Thursday, March 28, 2013

Sunday, March 24, 2013

Understanding Caiaphas -- The Bible Series

The Bible series continues on History Channel tonight and introduces, among others, the character of Caiaphas.  The character of Caiaphas presents one of the greatest challenges for any Jesus film or Passion play, and many have failed the test, making Caiaphas a cartoon, caricature baddie who makes no historical sense and who is offensive to boot.

There are, however, exceptions.  When I consulted on The Passion (BBC / HBO, 2008), I was delighted to find that Frank Deasy, the writer, and Nigel Stafford-Clark, the producer, were eager to make all the characters in the drama understandable, even sympathetic.  This is Frank Deasy discussing how he wrote Caiaphas:




One of the elements that I found so admirable in Deasy's script was the idea of giving Caiaphas a family, a wife and daughters, and allowing us to see something of his life.  Ben Daniels himself reflects on the role in a BBC video interview here.

The Bible series is in the same tradition.  Although it cannot give as much screen time to Caiaphas as something like The Passion, it still works hard to try to understand the character and the historical context.  I know that Helen Bond's book Caiaphas: Friend of Rome and Judge of Jesus? (Louisville: Westiminster John Knox, 2004) was used by the production team in order to help them to understand and so to write the character, and Helen herself was one of the consultants on the series.  (For those not familiar with Helen's work, a great place to begin is her online piece Joseph Caiaphas: In Search of a Shadow).

Caiaphas in The Bible is played by Adrian Schiller, one of several Doctor Who alumni to appear in the series.  Schiller played Uncle in the magnificent 2011 episode The Doctor's Wife, penned by Neil Gaiman.  You can see him interviewed about playing Caiaphas, with several clips, here:





Schiller shows a fine understanding of the historical issues here, with the crowds that would have been in Jerusalem at Passover.  A couple of quotations:
"There is no reason to think that he was anything other than utterly sincere in his beliefs and his adherence to his religion . . . .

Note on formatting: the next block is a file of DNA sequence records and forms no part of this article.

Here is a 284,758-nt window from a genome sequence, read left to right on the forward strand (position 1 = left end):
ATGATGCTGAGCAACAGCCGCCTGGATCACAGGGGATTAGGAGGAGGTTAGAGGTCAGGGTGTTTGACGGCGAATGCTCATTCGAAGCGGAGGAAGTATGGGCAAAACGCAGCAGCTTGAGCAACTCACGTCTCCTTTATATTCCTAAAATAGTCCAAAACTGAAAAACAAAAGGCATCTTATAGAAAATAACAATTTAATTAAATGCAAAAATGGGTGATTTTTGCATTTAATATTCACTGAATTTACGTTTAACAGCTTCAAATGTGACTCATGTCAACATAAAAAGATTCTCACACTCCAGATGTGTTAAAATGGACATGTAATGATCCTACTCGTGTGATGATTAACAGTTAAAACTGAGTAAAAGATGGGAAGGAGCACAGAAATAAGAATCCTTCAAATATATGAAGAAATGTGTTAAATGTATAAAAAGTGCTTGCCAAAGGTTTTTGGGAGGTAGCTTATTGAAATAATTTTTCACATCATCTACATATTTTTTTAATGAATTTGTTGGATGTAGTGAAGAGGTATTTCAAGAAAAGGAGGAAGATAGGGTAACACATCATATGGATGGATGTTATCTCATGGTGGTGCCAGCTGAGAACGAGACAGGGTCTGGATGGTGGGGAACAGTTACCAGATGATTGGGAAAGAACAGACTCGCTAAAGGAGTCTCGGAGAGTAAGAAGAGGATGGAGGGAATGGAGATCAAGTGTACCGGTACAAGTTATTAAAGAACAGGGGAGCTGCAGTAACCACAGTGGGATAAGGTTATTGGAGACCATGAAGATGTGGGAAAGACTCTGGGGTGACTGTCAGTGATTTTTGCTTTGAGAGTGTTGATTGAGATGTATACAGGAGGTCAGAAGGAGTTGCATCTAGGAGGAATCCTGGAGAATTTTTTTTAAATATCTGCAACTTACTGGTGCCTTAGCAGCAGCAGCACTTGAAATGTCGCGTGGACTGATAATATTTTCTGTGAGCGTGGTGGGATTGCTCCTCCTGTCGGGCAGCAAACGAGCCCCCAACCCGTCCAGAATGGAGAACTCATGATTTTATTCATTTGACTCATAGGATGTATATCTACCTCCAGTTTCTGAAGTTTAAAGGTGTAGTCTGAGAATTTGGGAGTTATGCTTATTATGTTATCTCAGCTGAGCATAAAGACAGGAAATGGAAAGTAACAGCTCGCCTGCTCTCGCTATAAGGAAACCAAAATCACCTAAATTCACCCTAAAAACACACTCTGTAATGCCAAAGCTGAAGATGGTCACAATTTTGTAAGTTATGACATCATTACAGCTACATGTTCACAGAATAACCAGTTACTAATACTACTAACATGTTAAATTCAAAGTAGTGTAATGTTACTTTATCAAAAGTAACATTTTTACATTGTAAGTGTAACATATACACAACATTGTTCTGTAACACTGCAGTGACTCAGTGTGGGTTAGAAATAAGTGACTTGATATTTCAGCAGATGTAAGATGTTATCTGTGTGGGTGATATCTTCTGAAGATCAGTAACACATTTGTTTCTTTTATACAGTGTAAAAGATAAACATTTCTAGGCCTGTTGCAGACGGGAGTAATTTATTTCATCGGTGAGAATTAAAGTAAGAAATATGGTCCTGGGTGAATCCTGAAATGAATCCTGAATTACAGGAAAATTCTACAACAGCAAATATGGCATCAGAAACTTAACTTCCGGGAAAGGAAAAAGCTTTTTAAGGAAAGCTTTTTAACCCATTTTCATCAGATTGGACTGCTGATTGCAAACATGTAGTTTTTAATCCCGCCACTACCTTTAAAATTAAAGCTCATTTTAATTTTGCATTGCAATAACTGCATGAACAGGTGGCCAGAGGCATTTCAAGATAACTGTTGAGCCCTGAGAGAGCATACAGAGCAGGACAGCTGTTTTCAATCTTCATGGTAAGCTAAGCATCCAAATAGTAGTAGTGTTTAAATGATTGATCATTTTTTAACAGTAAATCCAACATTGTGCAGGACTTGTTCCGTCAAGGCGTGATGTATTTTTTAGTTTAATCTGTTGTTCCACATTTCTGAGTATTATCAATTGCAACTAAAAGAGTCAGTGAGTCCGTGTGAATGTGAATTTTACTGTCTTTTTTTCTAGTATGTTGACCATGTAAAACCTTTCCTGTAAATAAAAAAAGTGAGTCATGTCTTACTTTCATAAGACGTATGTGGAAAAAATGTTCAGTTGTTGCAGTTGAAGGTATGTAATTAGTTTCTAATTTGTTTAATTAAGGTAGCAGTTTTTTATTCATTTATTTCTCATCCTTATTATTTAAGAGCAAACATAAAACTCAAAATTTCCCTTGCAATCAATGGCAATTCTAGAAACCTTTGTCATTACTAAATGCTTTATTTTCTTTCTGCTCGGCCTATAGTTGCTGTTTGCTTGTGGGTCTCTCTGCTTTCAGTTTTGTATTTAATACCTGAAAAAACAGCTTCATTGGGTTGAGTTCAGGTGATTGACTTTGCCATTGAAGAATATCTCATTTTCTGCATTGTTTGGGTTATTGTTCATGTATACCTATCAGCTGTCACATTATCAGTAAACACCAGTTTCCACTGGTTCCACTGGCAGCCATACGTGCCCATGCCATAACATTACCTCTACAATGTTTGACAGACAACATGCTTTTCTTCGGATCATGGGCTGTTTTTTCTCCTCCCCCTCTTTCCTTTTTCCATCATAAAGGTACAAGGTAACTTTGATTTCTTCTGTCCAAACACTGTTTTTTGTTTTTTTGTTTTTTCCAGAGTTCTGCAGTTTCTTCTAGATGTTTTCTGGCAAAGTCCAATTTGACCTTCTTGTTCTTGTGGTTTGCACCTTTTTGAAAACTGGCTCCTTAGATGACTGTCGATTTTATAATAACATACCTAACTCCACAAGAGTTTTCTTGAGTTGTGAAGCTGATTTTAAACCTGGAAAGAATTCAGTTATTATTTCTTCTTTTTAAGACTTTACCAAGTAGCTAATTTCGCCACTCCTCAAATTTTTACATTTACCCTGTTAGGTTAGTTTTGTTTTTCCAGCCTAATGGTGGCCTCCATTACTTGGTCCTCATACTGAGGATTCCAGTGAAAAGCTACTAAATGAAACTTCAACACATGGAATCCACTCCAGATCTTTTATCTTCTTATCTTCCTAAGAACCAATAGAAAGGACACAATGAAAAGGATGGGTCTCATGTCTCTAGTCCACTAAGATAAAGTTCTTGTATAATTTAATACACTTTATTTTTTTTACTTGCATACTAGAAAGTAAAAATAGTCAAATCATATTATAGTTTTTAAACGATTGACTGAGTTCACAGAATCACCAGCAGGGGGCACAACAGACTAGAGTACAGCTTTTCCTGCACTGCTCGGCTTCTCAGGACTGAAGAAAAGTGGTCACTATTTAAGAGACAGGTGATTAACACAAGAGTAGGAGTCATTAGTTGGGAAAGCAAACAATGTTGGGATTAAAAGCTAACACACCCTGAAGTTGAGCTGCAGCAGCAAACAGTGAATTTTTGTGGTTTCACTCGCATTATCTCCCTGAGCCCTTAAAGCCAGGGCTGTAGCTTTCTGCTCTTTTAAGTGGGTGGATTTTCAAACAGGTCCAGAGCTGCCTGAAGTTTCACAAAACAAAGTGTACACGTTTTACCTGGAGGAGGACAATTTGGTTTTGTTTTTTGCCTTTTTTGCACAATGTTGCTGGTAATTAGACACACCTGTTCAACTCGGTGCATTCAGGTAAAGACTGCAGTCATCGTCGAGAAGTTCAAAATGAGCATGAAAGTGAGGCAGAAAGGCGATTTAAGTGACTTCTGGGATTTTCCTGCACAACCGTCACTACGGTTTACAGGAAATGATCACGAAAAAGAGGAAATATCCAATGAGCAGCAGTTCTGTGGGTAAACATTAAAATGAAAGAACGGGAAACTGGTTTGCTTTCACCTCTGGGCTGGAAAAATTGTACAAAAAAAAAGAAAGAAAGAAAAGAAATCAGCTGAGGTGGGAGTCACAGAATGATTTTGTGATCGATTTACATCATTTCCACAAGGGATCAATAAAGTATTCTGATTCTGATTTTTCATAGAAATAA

Well, the challenge I wanted to meet was to present a reasonable man, an intelligent man, a man with a problem. And I hope that people watching the series will be sympathetic to difficulties he was faced with.

Simply because the influence of these stories is so enormous and so widespread, it's important people know more of the detail, whatever your views about religion or God or morality. You can't ignore these books, so don't!"
Here is the preview for tonight's episode:





Oh, and Doctor Who fans should also look out for Paul Marc Davis, the Trickster from the Sarah Jane Adventures (and Chieftain in Doctor Who episode "Utopia"); he plays Simon in The Bible.


Thursday, March 21, 2013

The Bible Series -- Drama and Historical Context

While I realize that the only thing people seem to want to talk about at the moment in connection with The Bible Series is the alleged resemblance between a still of Mohamen Mehdi Ouazanni and President Obama, I will risk talking about several other features of the most recent instalment of the drama, which was broadcast in Sunday evening on History Channel.  Here is a recap of the episode (courtesy of the History Channel website):




One of the aspects that I appreciate in the New Testament episodes of The Bible series is the attention paid to historical context.  One of the challenges for film-makres on this kind of project is to provide some explanation of the historical context without weighing the narrative down with turgid exposition. I talked about this a little in relation to BBC's The Passion in 2008 in a piece that also found its way onto the DVD, "The Passion" and Its Historical Context.

The Bible nicely illustrates the political situation at the turn of the era by drawing in an incident from Josephus's Jewish War 1.33.2 (648-655), the cutting down of the golden eagle over the great gate:


Josephus describes the young men as gaining courage from the report of Herod the Great's ill health.  The Bible series depicts that bad health in an extraordinary and memorable scene where Sam Douglas as Herod lies bloated and in agony with leaches all over his body.  This scene is a great adaptation of the story from Josephus and, as I commented the other day, Sam Douglas's Herod is up there with Peter Ustinov's iconic depiction of Herod in Zeffirelli's Jesus of Nazareth (1977).  Here is Douglas:


While Herod is suffering away in his palace, the viewer gets to meet Mary and Joseph for the first time, in Nazareth in Galilee.  The viewer is treated to an imagination of a first century BCE synagogue.  This, of course, is difficult to imagine given our lack of detailed knowledge, but I was delighted to see Mary and Joseph sitting down next to one another, in a scene that depicts the meeting of their eyes.


Since several people have asked me about the role of an academic consultant, this is the kind of thing that one comments on.  There was a question, for example, over whether or not to depict Mary and Joseph separated into different parts of the synagogue, a male section and a female section.  This is where a consultant points out that there is no evidence for that kind of segregation in this period.  It is one of those areas where history and drama come together -- the scene works better as drama if the two are side by side, but it coheres at the same time with what we know of the history.